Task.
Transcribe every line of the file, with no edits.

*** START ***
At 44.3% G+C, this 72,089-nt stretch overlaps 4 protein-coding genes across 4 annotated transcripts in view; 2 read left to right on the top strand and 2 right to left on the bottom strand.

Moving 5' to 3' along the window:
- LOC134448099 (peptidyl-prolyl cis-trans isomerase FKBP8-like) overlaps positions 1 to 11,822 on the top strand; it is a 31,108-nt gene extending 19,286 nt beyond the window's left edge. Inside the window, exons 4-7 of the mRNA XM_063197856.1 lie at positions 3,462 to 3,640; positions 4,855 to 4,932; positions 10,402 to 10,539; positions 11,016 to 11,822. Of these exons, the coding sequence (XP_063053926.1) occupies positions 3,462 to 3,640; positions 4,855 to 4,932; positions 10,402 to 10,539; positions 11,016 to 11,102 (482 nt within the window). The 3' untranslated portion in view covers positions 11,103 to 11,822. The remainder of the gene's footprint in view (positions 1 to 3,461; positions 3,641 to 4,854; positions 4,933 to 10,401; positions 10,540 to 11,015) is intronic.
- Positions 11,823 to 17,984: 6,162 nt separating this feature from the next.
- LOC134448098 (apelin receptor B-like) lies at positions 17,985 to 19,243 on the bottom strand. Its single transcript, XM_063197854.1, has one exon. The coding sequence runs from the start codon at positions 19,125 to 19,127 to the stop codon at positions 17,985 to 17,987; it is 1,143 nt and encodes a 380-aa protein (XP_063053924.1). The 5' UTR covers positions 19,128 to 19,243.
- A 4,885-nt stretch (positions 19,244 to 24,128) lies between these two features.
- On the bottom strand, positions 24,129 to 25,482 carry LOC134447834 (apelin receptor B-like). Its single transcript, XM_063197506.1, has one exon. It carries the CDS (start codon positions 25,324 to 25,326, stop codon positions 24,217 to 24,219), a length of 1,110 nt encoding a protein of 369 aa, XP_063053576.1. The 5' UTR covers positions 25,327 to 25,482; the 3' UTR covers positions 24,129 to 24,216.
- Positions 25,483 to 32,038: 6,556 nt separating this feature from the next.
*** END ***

At 44.3% G+C, this 72,089-nt stretch overlaps 4 protein-coding genes across 4 annotated transcripts in view; 2 read left to right on the top strand and 2 right to left on the bottom strand.

Moving 5' to 3' along the window:
- LOC134448099 (peptidyl-prolyl cis-trans isomerase FKBP8-like) overlaps positions 1 to 11,822 on the top strand; it is a 31,108-nt gene extending 19,286 nt beyond the window's left edge. Inside the window, exons 4-7 of the mRNA XM_063197856.1 lie at positions 3,462 to 3,640; positions 4,855 to 4,932; positions 10,402 to 10,539; positions 11,016 to 11,822. Of these exons, the coding sequence (XP_063053926.1) occupies positions 3,462 to 3,640; positions 4,855 to 4,932; positions 10,402 to 10,539; positions 11,016 to 11,102 (482 nt within the window). The 3' untranslated portion in view covers positions 11,103 to 11,822. The remainder of the gene's footprint in view (positions 1 to 3,461; positions 3,641 to 4,854; positions 4,933 to 10,401; positions 10,540 to 11,015) is intronic.
- Positions 11,823 to 17,984: 6,162 nt separating this feature from the next.
- LOC134448098 (apelin receptor B-like) lies at positions 17,985 to 19,243 on the bottom strand. Its single transcript, XM_063197854.1, has one exon. The coding sequence runs from the start codon at positions 19,125 to 19,127 to the stop codon at positions 17,985 to 17,987; it is 1,143 nt and encodes a 380-aa protein (XP_063053924.1). The 5' UTR covers positions 19,128 to 19,243.
- A 4,885-nt stretch (positions 19,244 to 24,128) lies between these two features.
- On the bottom strand, positions 24,129 to 25,482 carry LOC134447834 (apelin receptor B-like). Its single transcript, XM_063197506.1, has one exon. It carries the CDS (start codon positions 25,324 to 25,326, stop codon positions 24,217 to 24,219), a length of 1,110 nt encoding a protein of 369 aa, XP_063053576.1. The 5' UTR covers positions 25,327 to 25,482; the 3' UTR covers positions 24,129 to 24,216.
- Positions 25,483 to 32,038: 6,556 nt separating this feature from the next.